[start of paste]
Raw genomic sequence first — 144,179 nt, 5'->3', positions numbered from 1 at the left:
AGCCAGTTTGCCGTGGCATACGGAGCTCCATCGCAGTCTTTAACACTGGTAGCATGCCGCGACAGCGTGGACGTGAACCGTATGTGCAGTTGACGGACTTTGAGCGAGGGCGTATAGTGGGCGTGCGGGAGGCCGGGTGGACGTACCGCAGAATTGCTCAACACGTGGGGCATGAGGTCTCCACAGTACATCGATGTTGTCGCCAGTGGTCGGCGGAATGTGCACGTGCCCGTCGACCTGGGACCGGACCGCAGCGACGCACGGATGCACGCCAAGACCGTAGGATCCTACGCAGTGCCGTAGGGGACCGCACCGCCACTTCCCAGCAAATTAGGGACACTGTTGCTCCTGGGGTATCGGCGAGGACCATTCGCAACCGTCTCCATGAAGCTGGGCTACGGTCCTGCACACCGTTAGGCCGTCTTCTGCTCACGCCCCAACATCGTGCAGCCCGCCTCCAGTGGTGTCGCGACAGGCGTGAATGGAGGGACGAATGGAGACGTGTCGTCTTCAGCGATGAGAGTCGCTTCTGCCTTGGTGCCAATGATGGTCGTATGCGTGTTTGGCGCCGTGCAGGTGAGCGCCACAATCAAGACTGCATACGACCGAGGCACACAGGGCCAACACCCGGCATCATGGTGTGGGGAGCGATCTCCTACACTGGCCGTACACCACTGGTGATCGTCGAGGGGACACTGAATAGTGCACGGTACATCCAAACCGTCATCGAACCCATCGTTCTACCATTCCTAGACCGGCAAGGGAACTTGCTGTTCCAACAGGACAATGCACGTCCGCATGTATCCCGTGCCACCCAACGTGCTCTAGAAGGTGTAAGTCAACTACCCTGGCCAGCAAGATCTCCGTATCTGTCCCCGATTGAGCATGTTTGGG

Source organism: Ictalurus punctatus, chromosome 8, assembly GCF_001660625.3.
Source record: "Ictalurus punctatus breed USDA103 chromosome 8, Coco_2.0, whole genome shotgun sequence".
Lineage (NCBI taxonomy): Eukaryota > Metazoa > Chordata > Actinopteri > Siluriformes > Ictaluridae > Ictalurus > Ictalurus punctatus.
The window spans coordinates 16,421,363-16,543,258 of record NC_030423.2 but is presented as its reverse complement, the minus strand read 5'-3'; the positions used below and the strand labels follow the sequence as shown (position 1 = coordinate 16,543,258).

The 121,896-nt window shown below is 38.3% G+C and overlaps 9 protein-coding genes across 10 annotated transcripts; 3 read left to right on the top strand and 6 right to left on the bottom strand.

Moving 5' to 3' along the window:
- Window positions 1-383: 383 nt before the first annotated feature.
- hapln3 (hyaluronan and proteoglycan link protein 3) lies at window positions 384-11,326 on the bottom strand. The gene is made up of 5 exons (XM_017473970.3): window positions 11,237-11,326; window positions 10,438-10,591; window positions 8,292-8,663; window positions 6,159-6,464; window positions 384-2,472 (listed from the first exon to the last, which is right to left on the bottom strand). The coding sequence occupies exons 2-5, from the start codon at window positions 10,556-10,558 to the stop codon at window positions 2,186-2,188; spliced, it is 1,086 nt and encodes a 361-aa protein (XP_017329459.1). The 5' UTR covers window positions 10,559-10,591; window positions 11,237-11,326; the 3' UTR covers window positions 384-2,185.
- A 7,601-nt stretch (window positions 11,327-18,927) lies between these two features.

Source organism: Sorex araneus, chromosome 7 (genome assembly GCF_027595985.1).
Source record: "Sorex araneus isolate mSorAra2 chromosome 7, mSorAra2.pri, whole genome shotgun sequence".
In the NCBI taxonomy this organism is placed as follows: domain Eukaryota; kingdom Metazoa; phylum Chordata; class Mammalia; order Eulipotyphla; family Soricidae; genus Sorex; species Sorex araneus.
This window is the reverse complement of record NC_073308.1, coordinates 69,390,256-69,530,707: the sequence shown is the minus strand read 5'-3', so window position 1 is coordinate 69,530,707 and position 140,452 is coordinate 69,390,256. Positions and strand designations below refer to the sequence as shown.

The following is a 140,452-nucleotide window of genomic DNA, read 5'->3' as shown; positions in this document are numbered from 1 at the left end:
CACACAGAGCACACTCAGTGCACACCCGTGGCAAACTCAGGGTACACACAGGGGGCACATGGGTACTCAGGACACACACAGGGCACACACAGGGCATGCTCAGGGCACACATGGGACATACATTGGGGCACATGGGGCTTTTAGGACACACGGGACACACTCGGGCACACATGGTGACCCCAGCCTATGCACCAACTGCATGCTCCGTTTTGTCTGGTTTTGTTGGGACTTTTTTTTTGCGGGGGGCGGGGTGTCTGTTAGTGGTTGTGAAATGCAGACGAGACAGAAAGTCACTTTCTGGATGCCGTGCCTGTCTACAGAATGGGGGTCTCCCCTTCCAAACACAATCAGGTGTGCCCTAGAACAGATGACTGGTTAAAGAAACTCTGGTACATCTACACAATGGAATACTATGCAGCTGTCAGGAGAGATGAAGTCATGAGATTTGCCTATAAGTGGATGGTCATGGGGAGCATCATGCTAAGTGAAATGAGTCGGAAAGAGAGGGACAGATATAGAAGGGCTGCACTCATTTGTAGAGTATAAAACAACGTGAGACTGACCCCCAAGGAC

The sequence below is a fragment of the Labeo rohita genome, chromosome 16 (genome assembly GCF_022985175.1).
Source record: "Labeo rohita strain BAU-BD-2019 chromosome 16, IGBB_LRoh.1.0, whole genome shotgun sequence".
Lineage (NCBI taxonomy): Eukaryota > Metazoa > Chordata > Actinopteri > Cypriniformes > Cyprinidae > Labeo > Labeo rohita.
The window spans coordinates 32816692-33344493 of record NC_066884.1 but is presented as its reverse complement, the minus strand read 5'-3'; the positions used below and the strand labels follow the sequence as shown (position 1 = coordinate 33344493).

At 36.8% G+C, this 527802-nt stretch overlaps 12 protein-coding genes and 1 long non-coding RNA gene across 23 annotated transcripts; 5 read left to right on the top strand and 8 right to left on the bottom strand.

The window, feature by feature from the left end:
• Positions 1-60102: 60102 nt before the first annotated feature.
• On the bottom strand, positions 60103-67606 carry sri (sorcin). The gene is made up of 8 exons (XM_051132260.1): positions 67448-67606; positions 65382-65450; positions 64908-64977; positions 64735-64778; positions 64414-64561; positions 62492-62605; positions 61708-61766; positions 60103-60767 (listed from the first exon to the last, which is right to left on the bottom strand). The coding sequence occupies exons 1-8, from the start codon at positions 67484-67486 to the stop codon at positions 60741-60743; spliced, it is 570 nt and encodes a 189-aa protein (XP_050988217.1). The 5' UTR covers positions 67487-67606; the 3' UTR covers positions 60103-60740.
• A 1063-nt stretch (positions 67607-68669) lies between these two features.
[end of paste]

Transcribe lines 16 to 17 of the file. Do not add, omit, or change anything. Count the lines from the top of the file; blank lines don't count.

The following is a 140,452-nucleotide window of genomic DNA, read 5'->3' as shown; positions in this document are numbered from 1 at the left end:
CACACAGAGCACACTCAGTGCACACCCGTGGCAAACTCAGGGTACACACAGGGGGCACATGGGTACTCAGGACACACACAGGGCACACACAGGGCATGCTCAGGGCACACATGGGACATACATTGGGGCACATGGGGCTTTTAGGACACACGGGACACACTCGGGCACACATGGTGACCCCAGCCTATGCACCAACTGCATGCTCCGTTTTGTCTGGTTTTGTTGGGACTTTTTTTTTGCGGGGGGCGGGGTGTCTGTTAGTGGTTGTGAAATGCAGACGAGACAGAAAGTCACTTTCTGGATGCCGTGCCTGTCTACAGAATGGGGGTCTCCCCTTCCAAACACAATCAGGTGTGCCCTAGAACAGATGACTGGTTAAAGAAACTCTGGTACATCTACACAATGGAATACTATGCAGCTGTCAGGAGAGATGAAGTCATGAGATTTGCCTATAAGTGGATGGTCATGGGGAGCATCATGCTAAGTGAAATGAGTCGGAAAGAGAGGGACAGATATAGAAGGGCTGCACTCATTTGTAGAGTATAAAACAACGTGAGACTGACCCCCAAGGAC